Giving serial devices meaningful names


This is a hack I’ve been using for ages, but I thought it deserved a write up.

I have USB serial devices. Lots of them. I use them for home automation things, as well as for talking to devices such as the console ports on switches and so forth. For the permanently installed serial devices one of the challenges is having them show up in predictable places so that the scripts which know how to drive each device are talking in the right place.

For the trivial case, this is pretty easy with udev:

$  cat /etc/udev/rules.d/60-local.rules
KERNEL=="ttyUSB*", \
    ATTRS{idVendor}=="0403", ATTRS{idProduct}=="6001", \
    ATTRS{serial}=="A8003Ye7", \

This says for any USB serial device that is discovered (either inserted post boot, or at boot), if the USB vendor and product ID match the relevant values, to symlink the device to “/dev/radish”.

You find out the vendor and product ID from lsusb like this:

$ lsusb
Bus 003 Device 003: ID 0624:0201 Avocent Corp.
Bus 003 Device 001: ID 1d6b:0002 Linux Foundation 2.0 root hub
Bus 007 Device 002: ID 0665:5161 Cypress Semiconductor USB to Serial
Bus 007 Device 001: ID 1d6b:0001 Linux Foundation 1.1 root hub
Bus 006 Device 001: ID 1d6b:0001 Linux Foundation 1.1 root hub
Bus 002 Device 001: ID 1d6b:0002 Linux Foundation 2.0 root hub
Bus 005 Device 001: ID 1d6b:0001 Linux Foundation 1.1 root hub
Bus 001 Device 001: ID 1d6b:0002 Linux Foundation 2.0 root hub
Bus 004 Device 002: ID 0403:6001 Future Technology Devices International, Ltd FT232 Serial (UART) IC
Bus 004 Device 001: ID 1d6b:0001 Linux Foundation 1.1 root hub
Bus 009 Device 001: ID 1d6b:0003 Linux Foundation 3.0 root hub
Bus 008 Device 001: ID 1d6b:0002 Linux Foundation 2.0 root hub

You can play with inserting and removing the device to determine which of these entries is the device you care about.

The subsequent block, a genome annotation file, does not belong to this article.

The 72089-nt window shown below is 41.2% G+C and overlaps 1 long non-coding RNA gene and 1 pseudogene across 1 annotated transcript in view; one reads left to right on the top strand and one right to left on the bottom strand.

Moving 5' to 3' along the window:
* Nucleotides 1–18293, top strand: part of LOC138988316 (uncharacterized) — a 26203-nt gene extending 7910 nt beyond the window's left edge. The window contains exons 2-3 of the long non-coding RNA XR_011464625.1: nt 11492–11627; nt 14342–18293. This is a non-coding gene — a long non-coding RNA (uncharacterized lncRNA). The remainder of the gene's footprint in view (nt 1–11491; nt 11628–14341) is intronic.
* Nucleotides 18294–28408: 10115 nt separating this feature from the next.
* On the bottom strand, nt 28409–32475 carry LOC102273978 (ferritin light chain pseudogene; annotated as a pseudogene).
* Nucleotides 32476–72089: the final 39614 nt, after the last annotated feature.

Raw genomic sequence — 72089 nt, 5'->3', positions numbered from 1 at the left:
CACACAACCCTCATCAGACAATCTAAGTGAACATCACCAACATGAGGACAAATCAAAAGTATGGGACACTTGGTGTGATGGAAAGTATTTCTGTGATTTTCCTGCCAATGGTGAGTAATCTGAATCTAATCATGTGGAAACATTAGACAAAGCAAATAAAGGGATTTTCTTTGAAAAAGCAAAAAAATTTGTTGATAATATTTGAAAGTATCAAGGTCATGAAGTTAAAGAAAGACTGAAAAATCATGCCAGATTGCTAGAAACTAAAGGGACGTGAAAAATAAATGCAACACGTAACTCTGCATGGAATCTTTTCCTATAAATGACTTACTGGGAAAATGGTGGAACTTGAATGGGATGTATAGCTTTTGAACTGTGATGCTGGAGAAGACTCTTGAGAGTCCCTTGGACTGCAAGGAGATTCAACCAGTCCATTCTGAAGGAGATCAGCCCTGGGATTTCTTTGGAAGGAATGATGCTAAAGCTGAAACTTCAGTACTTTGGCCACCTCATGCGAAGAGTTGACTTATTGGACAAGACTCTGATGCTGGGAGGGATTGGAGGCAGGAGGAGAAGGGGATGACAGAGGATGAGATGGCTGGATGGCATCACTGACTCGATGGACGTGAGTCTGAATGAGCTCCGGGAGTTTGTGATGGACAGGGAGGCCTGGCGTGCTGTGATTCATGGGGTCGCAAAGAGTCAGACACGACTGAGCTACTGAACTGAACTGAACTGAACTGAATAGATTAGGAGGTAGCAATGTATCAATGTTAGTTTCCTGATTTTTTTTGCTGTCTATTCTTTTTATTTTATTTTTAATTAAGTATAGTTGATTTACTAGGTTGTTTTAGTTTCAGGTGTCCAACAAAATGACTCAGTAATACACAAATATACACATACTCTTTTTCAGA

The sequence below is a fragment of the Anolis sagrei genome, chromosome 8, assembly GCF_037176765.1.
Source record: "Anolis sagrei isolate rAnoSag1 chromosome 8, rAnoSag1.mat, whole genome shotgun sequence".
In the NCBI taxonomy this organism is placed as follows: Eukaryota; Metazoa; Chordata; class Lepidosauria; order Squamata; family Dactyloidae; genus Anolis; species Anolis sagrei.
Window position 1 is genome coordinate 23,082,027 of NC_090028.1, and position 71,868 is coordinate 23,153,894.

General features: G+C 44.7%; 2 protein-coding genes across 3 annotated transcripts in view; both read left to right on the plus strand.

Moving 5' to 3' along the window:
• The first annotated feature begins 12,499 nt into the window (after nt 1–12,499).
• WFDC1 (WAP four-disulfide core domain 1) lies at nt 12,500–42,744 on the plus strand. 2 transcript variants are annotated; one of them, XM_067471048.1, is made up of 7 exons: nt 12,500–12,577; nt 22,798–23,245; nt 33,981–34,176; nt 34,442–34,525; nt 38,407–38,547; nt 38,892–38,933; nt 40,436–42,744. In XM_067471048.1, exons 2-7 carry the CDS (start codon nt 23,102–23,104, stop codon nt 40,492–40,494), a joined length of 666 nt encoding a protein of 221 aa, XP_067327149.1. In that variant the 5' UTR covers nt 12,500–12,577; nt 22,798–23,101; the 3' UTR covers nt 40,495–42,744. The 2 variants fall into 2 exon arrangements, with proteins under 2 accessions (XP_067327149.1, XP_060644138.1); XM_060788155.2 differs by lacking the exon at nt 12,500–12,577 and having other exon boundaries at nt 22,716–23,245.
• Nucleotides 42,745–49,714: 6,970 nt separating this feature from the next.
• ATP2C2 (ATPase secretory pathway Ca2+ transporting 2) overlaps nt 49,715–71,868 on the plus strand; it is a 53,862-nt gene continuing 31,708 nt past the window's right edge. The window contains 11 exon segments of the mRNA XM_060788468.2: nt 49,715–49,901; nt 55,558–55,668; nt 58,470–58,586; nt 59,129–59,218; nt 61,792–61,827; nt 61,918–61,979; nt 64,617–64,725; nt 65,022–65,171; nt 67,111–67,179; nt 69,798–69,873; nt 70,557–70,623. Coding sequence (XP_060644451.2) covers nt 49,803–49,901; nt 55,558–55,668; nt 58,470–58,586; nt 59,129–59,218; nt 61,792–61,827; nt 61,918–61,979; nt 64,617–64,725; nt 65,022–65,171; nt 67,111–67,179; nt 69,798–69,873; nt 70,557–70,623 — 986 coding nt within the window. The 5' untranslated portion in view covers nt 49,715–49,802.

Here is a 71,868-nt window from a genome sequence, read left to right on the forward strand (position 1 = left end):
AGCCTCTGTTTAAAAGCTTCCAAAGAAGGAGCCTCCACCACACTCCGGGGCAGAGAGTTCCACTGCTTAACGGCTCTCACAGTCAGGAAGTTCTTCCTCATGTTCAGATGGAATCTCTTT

So that’s great, until you have more than one device with the same USB serial vendor and product id. Then things are a bit more… difficult.

It turns out that you can have udev execute a command on device insert to help you determine what symlink to create. So for example, I have this entry in the rules on one of my machines:

KERNEL=="ttyUSB*", \
    ATTRS{idVendor}=="067b", ATTRS{idProduct}=="2303", \
    PROGRAM="/usr/bin/usbtest /dev/%k", \

This results in /usr/bin/usbtest being run with the path of the device file on its command line for every device detection (of a matching device). The stdout of that program is then used as the name of a symlink in /dev.

So, that script attempts to talk to the device and determine what it is — in my case either a currentcost or a solar panel inverter.


Via M10000, video, and a Belkin wireless USB thing


I’ve had a Via Eden M10000 literally lying around since soon after I moved to the US two years ago, and I finally decided that it was time for a full blown home workstation the other day, having got fed up with the small screen on my laptops. Sometimes I really miss my 30 inch monitor at work, and the 24 inch I am using at home is a much better substitute than a laptop screen.

Anyway, getting the machine working was surprisingly difficult given its a three or four year old design. The problems:

  • The PCI 802.11g wireless card didn’t work. In fact, the machine wouldn’t boot with it installed. I suspect this was a PCI version problem, as I have had pain with this card in the past.
  • The PCI 802.11b wireless card I tried next wasn’t much better. The connection would drop out randomly, and the machine would occasionally lock up. This was the card I used as my first access point about six years ago (using hostap), so perhaps its just old. It got swapped out as well.
  • The Belkin USB 802.11g thingie didn’t work reliably. It would stay connected to the network for five minutes before something went wrong. This made me annoyed, especially when it turns out this is because the latest release of Ubuntu (gutsy) installs an old version of the rt73usb driver, which is known not to work with this card. Following these instructions from the canonical wiki which tell you to install drivers from here fixed the problem. Its annoying that Ubuntu ships with known broken drivers though.
  • Next, video. The video card built into the mother board sucks. I’m running a t24 inch LCD at 1920×1200, and there was significant ghosting on the monitor. Additionally, I couldn’t run at 24 bit, I had to use 16 bit because the video card was running out of RAM bandwidth.
  • Not to worry, I installed a Matrox G450 I had lying around, and now the monitor works nicely as well, with no ghosting.
  • Finally, the whole thing is much louder than I expected from an Eden machine (there is a fan on the board, a fan in the case, and the hard disk). Then again, given I built the entire machine for $90, I can’t complain too much.